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Friday, February 1, 2013

Saints News for January 2013

Another month, another potential Pilipino saint

On January 11, 2013, at the Cathedral in Vigan City, Ilocos Sur Province, of the Philippines, His Excellency Ernesto Antolin Salgado, archbishop of Nueva Segovia, opened the beatification process of Bishop Alfredo Verzosa (1877-1954), former ordinary for the then-Diocese of Lipa.

According to the Manila Standard Today, “Bishop Verzosa was the first Filipino bishop of Lipa and the founder of the Missionary Catechists of the Sacred Heart and his name is forever associated with the alleged apparitions of the Blessed Virgin Mary in Lipa in the late 1940s.”

More than this, he helped keep the Ilocos Sur Province Catholic. Around the time of Philippine independence from Spain, many Pilipino priests rebelled against the Church because while there were some very good Spanish clerics, there were more bad ones and native clergy found themselves blocked from ecclesial advancement simply because they were not from Spain. Not only did Bishop Verzosa combat this, but he had to work to fill the void when the Spaniards departed en masse, only to be replaced by Americans who looked upon Catholicism as a superstitious, foreign dominated religion to be opposed whenever possible. All of this he accomplished even though his own life was often threatened.

And yet accomplish it he did through promoting vocations, improving seminary training, founding more seminaries, better catechesis for the laity, and making local Church administration more efficient and thus effective.

When the Japanese captured the Philippines, they destroyed villages and massacred thousands of locals, including many priests and nuns. Bishop Verzosa led the reconstruction efforts and was somehow able to keep the sudden absence of clergy and religious from hindering the people’s spiritual development.

Despite his faithfulness, it is said he suffered “rejection and the denigration of his life’s work.”

What makes him such an outstanding figure in the Year of Faith is that he was doing the New Evangelization before there was such a thing. He had enormous faith, a “zeal for service, and a sense of community in pursuing this kind of mission: a steadfast faith in God in the face of constant challenges and adversity, zeal in evangelizing and promoting the faith, and [he worked] to zealously proclaim” so that people would “live the faith together” as Catholics.

“May we therefore take courage and strength from the example given to us by the Servant of God, Bishop Alfredo Verzosa, in pursuit of this mission to re-awaken the Catholic faith even within our social and business communities, which we can accomplish through Jesus Christ and with the help of Mary, our Mother ...”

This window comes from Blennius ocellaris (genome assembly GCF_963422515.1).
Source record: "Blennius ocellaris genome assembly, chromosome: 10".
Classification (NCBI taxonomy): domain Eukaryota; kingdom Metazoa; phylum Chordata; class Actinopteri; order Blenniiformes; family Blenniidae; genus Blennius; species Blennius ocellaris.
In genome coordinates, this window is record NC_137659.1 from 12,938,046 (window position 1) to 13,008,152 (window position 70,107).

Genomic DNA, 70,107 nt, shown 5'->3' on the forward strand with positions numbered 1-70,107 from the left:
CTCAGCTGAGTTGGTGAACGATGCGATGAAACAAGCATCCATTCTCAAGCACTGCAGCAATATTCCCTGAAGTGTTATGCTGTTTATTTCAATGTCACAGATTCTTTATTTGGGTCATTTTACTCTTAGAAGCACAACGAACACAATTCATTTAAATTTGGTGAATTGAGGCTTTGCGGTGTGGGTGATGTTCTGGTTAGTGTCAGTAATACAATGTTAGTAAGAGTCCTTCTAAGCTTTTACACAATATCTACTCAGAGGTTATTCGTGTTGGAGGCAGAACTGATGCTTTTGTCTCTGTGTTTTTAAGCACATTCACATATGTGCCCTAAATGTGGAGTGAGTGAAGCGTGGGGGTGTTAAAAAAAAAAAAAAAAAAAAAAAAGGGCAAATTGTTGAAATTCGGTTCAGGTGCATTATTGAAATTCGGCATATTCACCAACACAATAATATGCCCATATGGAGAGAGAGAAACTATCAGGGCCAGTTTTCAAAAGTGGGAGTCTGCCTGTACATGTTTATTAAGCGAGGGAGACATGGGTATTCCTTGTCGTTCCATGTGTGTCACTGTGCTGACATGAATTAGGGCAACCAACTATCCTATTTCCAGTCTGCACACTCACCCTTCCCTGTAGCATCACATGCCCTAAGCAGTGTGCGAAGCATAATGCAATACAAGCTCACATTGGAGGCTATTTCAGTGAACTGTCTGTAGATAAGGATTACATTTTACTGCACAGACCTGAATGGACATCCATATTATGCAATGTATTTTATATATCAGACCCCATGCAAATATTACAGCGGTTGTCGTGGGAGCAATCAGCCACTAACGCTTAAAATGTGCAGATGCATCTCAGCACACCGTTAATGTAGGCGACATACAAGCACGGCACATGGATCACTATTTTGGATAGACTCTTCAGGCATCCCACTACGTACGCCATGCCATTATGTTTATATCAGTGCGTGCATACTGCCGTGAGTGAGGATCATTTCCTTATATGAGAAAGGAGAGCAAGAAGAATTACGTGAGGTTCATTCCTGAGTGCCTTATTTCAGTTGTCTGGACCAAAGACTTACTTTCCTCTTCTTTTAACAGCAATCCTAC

Salesian saints, those that are here, those in the making

At the beginning of 2013, the Salesian order put out a listing of its Servants of God, Venerables, Blesseds, and Saints. It reported that it has 30 Servants of God, 10 Venerables, 116 blesseds, and nine canonized saints.

The order had two causes introduced, two positios forwarded to Rome, one female religious beatified by virtue of an approved miracle, a male religious beatified by virtue of his being recognized as a martyr, and the moving of Venerable Fr. Giuseppe Quadrio’s body from its original burial place in Turin into the order’s International Institute’s chapel in order to make him more widely known and thus advance his beatification cause.

Perhaps most importantly, yesterday was the 125th anniversary of the death of the Salesian order’s founder, St. John Bosco, beloved by many even today.

Cause of forbidden author accepted by Vatican?

Rumors have circulated since early last month that the Vatican has accepted the opening of the beatification cause of Maria Valtorta, author of the controversial Poem of the Man-God. Actually, these rumors have circulated for years. But what has given them added cachet is that renowned exorcist Fr. Jose Antonio Fortea says he was recently in Rome where he was assured that the Congregation for the Causes of Saints had given its approval for the opening of Valtorta’s beatification process.

For those unaware of Valtorta or why this would be in any way news, she was the a 20th century Italian mystic who published a 5,000 page book called “Poem of the Man-God.” It was an instant sensation, as it purported to give personal revelations from Our Lord about His life that were recorded nowhere else. Because of this, some editions gave it the title, The Gospel As It Was Revealed to Me.

As you might imagine, this caused no small amount of controversy, and in 1949, the Holy Office confiscated the typed manuscript. Then, following the death of Pius XII, the book, which had subsequently been published despite official Church opposition, was placed on the Index of Forbidden Books.

When Paul VI abolished the Index, Valtorta’s supporters said this made the book acceptable. However, the Church has never said any of the titles on the Index automatically became dogmatically orthodox somehow just because the Index was suppressed. For instance, then-Cardinal Ratzinger, now Pope Benedict XVI, wrote in 1985 that “the Index retains its moral force despite its dissolution.”

The last time any Church official made any official pronouncement on The Poem of the Man-God was in 1992, when Dionigi Cardinal Tettamanzi wrote that the he viewed the visions and dictations of Maria Valtorta as “simply the literary forms used by the author to narrate in her own way the life of Jesus” and that they “cannot be considered supernatural in origin.”

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